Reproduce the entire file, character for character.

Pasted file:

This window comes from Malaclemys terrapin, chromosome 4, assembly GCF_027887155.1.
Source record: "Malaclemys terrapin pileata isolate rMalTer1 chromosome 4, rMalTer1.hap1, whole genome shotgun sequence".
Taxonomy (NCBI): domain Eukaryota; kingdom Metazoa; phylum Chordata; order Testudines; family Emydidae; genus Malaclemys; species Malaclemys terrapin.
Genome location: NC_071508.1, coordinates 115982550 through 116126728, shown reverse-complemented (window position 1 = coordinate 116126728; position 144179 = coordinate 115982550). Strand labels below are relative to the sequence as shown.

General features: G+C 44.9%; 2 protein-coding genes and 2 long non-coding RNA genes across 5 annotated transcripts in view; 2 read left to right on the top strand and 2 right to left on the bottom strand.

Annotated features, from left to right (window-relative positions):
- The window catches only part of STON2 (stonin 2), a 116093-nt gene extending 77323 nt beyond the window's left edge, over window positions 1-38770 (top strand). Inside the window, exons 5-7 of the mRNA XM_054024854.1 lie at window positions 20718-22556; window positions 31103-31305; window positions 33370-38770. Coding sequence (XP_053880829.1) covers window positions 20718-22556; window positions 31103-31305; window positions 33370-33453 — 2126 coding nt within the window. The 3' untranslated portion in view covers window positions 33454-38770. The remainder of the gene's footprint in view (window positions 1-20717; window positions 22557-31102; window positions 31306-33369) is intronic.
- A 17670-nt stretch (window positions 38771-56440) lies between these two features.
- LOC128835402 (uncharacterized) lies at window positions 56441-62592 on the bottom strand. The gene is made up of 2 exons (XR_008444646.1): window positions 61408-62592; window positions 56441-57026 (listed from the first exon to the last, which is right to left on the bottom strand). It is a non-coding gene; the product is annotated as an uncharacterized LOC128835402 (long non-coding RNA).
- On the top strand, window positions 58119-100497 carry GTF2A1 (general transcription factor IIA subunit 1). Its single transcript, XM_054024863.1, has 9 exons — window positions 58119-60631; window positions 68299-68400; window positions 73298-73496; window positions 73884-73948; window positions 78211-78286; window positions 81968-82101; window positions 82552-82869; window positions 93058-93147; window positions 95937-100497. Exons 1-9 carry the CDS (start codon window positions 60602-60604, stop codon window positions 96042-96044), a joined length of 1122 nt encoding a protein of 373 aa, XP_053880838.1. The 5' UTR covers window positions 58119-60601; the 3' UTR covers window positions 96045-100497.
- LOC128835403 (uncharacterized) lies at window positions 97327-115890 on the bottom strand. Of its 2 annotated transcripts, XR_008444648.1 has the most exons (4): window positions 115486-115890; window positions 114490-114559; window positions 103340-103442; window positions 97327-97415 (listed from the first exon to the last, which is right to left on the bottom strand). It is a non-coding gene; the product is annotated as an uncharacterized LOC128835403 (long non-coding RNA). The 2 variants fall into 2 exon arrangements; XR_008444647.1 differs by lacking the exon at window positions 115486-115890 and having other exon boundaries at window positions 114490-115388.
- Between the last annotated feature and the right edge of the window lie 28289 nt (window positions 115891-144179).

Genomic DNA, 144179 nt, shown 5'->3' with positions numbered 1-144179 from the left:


This window comes from Malaclemys terrapin, chromosome 4, assembly GCF_027887155.1.
Source record: "Malaclemys terrapin pileata isolate rMalTer1 chromosome 4, rMalTer1.hap1, whole genome shotgun sequence".
Taxonomy (NCBI): domain Eukaryota; kingdom Metazoa; phylum Chordata; order Testudines; family Emydidae; genus Malaclemys; species Malaclemys terrapin.
Genome location: NC_071508.1, coordinates 115982550 through 116126728, shown reverse-complemented (window position 1 = coordinate 116126728; position 144179 = coordinate 115982550). Strand labels below are relative to the sequence as shown.

General features: G+C 44.9%; 2 protein-coding genes and 2 long non-coding RNA genes across 5 annotated transcripts in view; 2 read left to right on the top strand and 2 right to left on the bottom strand.

Annotated features, from left to right (window-relative positions):
- The window catches only part of STON2 (stonin 2), a 116093-nt gene extending 77323 nt beyond the window's left edge, over window positions 1-38770 (top strand). Inside the window, exons 5-7 of the mRNA XM_054024854.1 lie at window positions 20718-22556; window positions 31103-31305; window positions 33370-38770. Coding sequence (XP_053880829.1) covers window positions 20718-22556; window positions 31103-31305; window positions 33370-33453 — 2126 coding nt within the window. The 3' untranslated portion in view covers window positions 33454-38770. The remainder of the gene's footprint in view (window positions 1-20717; window positions 22557-31102; window positions 31306-33369) is intronic.
- A 17670-nt stretch (window positions 38771-56440) lies between these two features.
- LOC128835402 (uncharacterized) lies at window positions 56441-62592 on the bottom strand. The gene is made up of 2 exons (XR_008444646.1): window positions 61408-62592; window positions 56441-57026 (listed from the first exon to the last, which is right to left on the bottom strand). It is a non-coding gene; the product is annotated as an uncharacterized LOC128835402 (long non-coding RNA).
- On the top strand, window positions 58119-100497 carry GTF2A1 (general transcription factor IIA subunit 1). Its single transcript, XM_054024863.1, has 9 exons — window positions 58119-60631; window positions 68299-68400; window positions 73298-73496; window positions 73884-73948; window positions 78211-78286; window positions 81968-82101; window positions 82552-82869; window positions 93058-93147; window positions 95937-100497. Exons 1-9 carry the CDS (start codon window positions 60602-60604, stop codon window positions 96042-96044), a joined length of 1122 nt encoding a protein of 373 aa, XP_053880838.1. The 5' UTR covers window positions 58119-60601; the 3' UTR covers window positions 96045-100497.
- LOC128835403 (uncharacterized) lies at window positions 97327-115890 on the bottom strand. Of its 2 annotated transcripts, XR_008444648.1 has the most exons (4): window positions 115486-115890; window positions 114490-114559; window positions 103340-103442; window positions 97327-97415 (listed from the first exon to the last, which is right to left on the bottom strand). It is a non-coding gene; the product is annotated as an uncharacterized LOC128835403 (long non-coding RNA). The 2 variants fall into 2 exon arrangements; XR_008444647.1 differs by lacking the exon at window positions 115486-115890 and having other exon boundaries at window positions 114490-115388.
- Between the last annotated feature and the right edge of the window lie 28289 nt (window positions 115891-144179).

Genomic DNA, 144179 nt, shown 5'->3' with positions numbered 1-144179 from the left: